Video games and in our world today
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41 / M / Maryland
Posted 3/21/13 , edited 3/21/13
As a voter and video game player, I am writing you today to let you know that video games are not to blame for our nation's violence problem.

I would like to share with you some facts about the video game community:

While I agree with the underlying premise that some video games simply are not for kids, the average age of a gamer today is 30 years old. Most gamers are adults who can make their own decisions about what to play.

Additionally, the Entertainment Software Rating Board (ESRB) has created a superior rating, advertising, and enforcement system which provides parents with accurate information about the age appropriateness and content of every game sold in the United States.

Over 90% of the games rated by the ESRB are rated "E" for Everyone or "T" for Teen. Only 9% of games are rated "M" for Mature. This system prevents children under 17 from purchasing M-rated games.

The Federal Trade Commission (FTC) even praised the ESRB as "the most comprehensive of the three [entertainment] industry systems" and for helping parents make informed video game purchase decisions for their families.

In the recent U.S. Supreme Court decision, Brown v. EMA, the Court ruled that video games are a protected form of expression, and found that "psychological studies purporting to show a connection between exposure to violent video games and harmful effects on children do not prove that such exposure causes minors to act aggressively."

In an amicus brief submitted to the U.S. Supreme Court, 82 leading and well-respected social scientists, researchers, and medical professionals debunked the claim that the very video games California sought to regulate have any harmful effects on minors.

The video game industry is an $80 billion high-tech economic engine whose games are played around the world. In fact, the same games are played in every country across all cultures (including countries such as Japan, the United Kingdom, Germany, South Korea, Australia and Canada who all consume more video games per capita than the U.S.), yet the U.S. stands alone in the epidemic of gun violence and mass shootings.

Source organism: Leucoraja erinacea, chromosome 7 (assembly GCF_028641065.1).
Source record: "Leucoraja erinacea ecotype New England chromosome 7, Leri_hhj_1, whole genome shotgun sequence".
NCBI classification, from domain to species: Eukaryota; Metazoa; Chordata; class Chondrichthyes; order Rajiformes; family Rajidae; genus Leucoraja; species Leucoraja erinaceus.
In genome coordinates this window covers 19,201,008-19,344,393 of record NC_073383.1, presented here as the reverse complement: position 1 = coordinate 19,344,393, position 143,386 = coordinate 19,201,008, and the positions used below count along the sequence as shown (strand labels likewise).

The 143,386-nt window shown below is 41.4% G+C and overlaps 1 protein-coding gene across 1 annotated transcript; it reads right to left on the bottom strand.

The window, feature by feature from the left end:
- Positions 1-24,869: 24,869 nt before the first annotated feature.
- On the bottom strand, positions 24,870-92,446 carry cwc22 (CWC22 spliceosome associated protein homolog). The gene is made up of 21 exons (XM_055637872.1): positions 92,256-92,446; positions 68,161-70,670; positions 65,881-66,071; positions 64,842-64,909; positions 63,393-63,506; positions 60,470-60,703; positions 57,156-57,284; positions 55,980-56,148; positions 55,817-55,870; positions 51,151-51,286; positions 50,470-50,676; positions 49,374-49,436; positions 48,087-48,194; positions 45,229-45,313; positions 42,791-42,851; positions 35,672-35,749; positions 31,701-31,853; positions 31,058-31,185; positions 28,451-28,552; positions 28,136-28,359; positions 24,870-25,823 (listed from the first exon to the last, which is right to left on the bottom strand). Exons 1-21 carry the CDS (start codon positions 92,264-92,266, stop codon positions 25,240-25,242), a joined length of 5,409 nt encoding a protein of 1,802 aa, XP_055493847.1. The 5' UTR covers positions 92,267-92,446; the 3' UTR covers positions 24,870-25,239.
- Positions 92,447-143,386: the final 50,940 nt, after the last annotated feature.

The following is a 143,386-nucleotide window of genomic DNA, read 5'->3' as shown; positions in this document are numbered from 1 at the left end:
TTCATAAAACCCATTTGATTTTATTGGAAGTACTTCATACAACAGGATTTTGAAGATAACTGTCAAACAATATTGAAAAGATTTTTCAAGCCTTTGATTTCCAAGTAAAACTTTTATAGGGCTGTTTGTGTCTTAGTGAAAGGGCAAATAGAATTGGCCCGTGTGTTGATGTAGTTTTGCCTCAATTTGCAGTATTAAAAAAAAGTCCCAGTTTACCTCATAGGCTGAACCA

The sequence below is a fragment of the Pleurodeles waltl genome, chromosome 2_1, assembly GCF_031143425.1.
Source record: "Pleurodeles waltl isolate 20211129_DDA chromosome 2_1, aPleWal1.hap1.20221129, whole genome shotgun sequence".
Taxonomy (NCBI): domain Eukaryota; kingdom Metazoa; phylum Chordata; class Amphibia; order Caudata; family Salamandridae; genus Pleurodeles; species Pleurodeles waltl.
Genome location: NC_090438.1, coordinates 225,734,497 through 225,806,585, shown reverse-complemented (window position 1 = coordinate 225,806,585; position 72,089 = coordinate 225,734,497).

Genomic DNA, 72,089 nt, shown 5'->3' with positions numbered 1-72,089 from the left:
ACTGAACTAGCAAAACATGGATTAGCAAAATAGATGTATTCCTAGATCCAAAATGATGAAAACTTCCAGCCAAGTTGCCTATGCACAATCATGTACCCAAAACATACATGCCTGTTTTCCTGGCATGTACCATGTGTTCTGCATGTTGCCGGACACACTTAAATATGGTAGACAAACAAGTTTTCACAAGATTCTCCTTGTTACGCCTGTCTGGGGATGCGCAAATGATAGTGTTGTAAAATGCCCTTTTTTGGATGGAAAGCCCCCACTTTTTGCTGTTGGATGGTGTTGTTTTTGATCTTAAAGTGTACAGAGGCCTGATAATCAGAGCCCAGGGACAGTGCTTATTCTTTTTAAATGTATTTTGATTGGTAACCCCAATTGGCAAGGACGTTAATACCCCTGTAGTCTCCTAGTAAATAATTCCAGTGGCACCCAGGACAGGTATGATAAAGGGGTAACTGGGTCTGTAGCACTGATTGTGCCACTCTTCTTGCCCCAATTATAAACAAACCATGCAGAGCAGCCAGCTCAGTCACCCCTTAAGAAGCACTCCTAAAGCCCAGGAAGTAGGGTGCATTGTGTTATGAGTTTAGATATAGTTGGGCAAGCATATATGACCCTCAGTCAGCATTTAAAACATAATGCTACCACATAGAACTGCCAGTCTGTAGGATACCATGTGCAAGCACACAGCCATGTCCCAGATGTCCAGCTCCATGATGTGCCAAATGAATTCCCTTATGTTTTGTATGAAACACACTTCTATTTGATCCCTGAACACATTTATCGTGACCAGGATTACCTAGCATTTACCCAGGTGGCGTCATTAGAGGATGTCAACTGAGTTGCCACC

Instead of blaming video games without merit, I encourage an open dialogue about the actual causes of violence this country. That's the only way we can get to the heart of this issue. Thank you.
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22 / M / Stoke, England
Posted 3/21/13 , edited 3/21/13
Gun crime in America comes from Americans being crazy as shit.
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27 / M / Nova Scotia, Canada
Posted 3/21/13 , edited 3/21/13
Oh man .. the most "violent" I've ever become was howling furiously. That wasn't a result of videogames - that was a result of dirty business tactics where I got scammed out of several hundred dollars. Even then I wasn't looking to hurt anyone (although they were certainly afraid).

Fact o' the matter is, gents, society always needs at least one scapegoat to blame it's problems on. You remember back when Elvis Presley was Satan himself? Good times, good times ..
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29 / M / Norway
Posted 3/21/13 , edited 3/21/13
The rating fails and my opinion on it I don't even want to share.
I miss those games from 1994 to 1999. Not much else...
Wipeout2097 or Gran Turismo 2. Ah, those were good times.
Even Gameboy and Wario.
Gameboy Colour and Zelda.
N64 and Yoshi Story! My first N64 game no Diddy Kong Racing was *epic facepalm* >.<
Final Fantasy V on PC 1998 or soemthing? I still cannot find the right version I played that time...
Always the newest consoles and no back generation support. Ugh, I am sick of it. Sorry for going off topic.
This is getting too personal. Bye gamelifestyle. It was fun. Sayonara Adios!
If I could get hands on Diablo I on PC, that's all I need. Lost interest in 3D games...
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27 / M / Oregon
Posted 3/21/13 , edited 3/21/13

K-onfan1 wrote:

This was really funny, it made my day. lol.

This system prevents children under 17 from purchasing M-rated games.

Thats completely false, someone over 17 can buy it for them.....
So it doesn't matter, they can still easily get their hands on m games.

And average gamer is 30 years old?
I don't believe that in the slightest.

Legally speaking, it's true, but most retailers/parents don't care.

The average gamer being 30 isn't that ridiculous an idea. They really like them some COD.
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F / Boston-ish
Posted 10/11/13 , edited 10/11/13
Forum cleaning. Thread inactive for more than 6 months.

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